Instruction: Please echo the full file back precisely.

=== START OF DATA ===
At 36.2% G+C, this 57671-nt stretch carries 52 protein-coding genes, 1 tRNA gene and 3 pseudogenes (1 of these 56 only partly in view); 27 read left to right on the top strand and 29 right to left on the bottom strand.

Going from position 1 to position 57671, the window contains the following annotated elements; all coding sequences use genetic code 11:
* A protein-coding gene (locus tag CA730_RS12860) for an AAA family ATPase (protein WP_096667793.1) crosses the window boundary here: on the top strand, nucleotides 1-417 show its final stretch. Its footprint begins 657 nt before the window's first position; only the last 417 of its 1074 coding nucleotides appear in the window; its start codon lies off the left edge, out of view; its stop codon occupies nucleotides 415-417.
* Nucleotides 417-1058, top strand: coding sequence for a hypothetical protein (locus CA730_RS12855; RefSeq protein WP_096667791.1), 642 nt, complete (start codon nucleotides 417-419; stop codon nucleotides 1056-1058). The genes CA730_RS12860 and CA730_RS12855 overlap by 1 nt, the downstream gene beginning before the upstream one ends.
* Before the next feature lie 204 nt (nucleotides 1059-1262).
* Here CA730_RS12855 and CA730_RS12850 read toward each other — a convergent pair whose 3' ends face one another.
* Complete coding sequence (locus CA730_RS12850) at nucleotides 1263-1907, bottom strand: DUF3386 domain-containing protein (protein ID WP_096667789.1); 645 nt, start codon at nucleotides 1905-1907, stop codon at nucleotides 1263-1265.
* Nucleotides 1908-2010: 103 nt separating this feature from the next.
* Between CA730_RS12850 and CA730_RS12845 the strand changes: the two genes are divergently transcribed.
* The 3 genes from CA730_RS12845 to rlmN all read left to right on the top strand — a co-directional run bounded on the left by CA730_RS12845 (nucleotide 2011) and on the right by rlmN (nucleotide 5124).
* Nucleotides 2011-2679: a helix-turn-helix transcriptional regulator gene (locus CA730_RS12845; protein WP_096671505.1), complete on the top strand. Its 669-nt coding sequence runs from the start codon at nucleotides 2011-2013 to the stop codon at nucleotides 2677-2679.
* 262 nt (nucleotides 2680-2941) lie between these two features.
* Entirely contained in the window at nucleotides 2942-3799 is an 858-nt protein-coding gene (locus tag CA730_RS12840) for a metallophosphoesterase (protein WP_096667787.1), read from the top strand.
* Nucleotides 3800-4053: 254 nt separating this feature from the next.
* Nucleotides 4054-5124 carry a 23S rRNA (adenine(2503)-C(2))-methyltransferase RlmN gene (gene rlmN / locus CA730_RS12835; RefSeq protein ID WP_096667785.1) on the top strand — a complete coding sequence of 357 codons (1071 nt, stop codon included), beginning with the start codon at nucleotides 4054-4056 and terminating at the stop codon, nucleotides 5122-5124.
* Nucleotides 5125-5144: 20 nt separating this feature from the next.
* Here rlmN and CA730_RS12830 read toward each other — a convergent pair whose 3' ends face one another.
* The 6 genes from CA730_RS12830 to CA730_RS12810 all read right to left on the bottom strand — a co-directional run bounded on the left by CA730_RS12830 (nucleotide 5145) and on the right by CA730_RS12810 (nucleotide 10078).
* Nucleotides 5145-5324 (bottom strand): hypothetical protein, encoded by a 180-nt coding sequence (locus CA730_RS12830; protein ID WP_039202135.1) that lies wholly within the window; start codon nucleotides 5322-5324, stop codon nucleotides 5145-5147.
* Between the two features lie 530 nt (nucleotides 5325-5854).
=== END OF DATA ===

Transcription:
At 36.2% G+C, this 57671-nt stretch carries 52 protein-coding genes, 1 tRNA gene and 3 pseudogenes (1 of these 56 only partly in view); 27 read left to right on the top strand and 29 right to left on the bottom strand.

Going from position 1 to position 57671, the window contains the following annotated elements; all coding sequences use genetic code 11:
* A protein-coding gene (locus tag CA730_RS12860) for an AAA family ATPase (protein WP_096667793.1) crosses the window boundary here: on the top strand, nucleotides 1-417 show its final stretch. Its footprint begins 657 nt before the window's first position; only the last 417 of its 1074 coding nucleotides appear in the window; its start codon lies off the left edge, out of view; its stop codon occupies nucleotides 415-417.
* Nucleotides 417-1058, top strand: coding sequence for a hypothetical protein (locus CA730_RS12855; RefSeq protein WP_096667791.1), 642 nt, complete (start codon nucleotides 417-419; stop codon nucleotides 1056-1058). The genes CA730_RS12860 and CA730_RS12855 overlap by 1 nt, the downstream gene beginning before the upstream one ends.
* Before the next feature lie 204 nt (nucleotides 1059-1262).
* Here CA730_RS12855 and CA730_RS12850 read toward each other — a convergent pair whose 3' ends face one another.
* Complete coding sequence (locus CA730_RS12850) at nucleotides 1263-1907, bottom strand: DUF3386 domain-containing protein (protein ID WP_096667789.1); 645 nt, start codon at nucleotides 1905-1907, stop codon at nucleotides 1263-1265.
* Nucleotides 1908-2010: 103 nt separating this feature from the next.
* Between CA730_RS12850 and CA730_RS12845 the strand changes: the two genes are divergently transcribed.
* The 3 genes from CA730_RS12845 to rlmN all read left to right on the top strand — a co-directional run bounded on the left by CA730_RS12845 (nucleotide 2011) and on the right by rlmN (nucleotide 5124).
* Nucleotides 2011-2679: a helix-turn-helix transcriptional regulator gene (locus CA730_RS12845; protein WP_096671505.1), complete on the top strand. Its 669-nt coding sequence runs from the start codon at nucleotides 2011-2013 to the stop codon at nucleotides 2677-2679.
* 262 nt (nucleotides 2680-2941) lie between these two features.
* Entirely contained in the window at nucleotides 2942-3799 is an 858-nt protein-coding gene (locus tag CA730_RS12840) for a metallophosphoesterase (protein WP_096667787.1), read from the top strand.
* Nucleotides 3800-4053: 254 nt separating this feature from the next.
* Nucleotides 4054-5124 carry a 23S rRNA (adenine(2503)-C(2))-methyltransferase RlmN gene (gene rlmN / locus CA730_RS12835; RefSeq protein ID WP_096667785.1) on the top strand — a complete coding sequence of 357 codons (1071 nt, stop codon included), beginning with the start codon at nucleotides 4054-4056 and terminating at the stop codon, nucleotides 5122-5124.
* Nucleotides 5125-5144: 20 nt separating this feature from the next.
* Here rlmN and CA730_RS12830 read toward each other — a convergent pair whose 3' ends face one another.
* The 6 genes from CA730_RS12830 to CA730_RS12810 all read right to left on the bottom strand — a co-directional run bounded on the left by CA730_RS12830 (nucleotide 5145) and on the right by CA730_RS12810 (nucleotide 10078).
* Nucleotides 5145-5324 (bottom strand): hypothetical protein, encoded by a 180-nt coding sequence (locus CA730_RS12830; protein ID WP_039202135.1) that lies wholly within the window; start codon nucleotides 5322-5324, stop codon nucleotides 5145-5147.
* Between the two features lie 530 nt (nucleotides 5325-5854).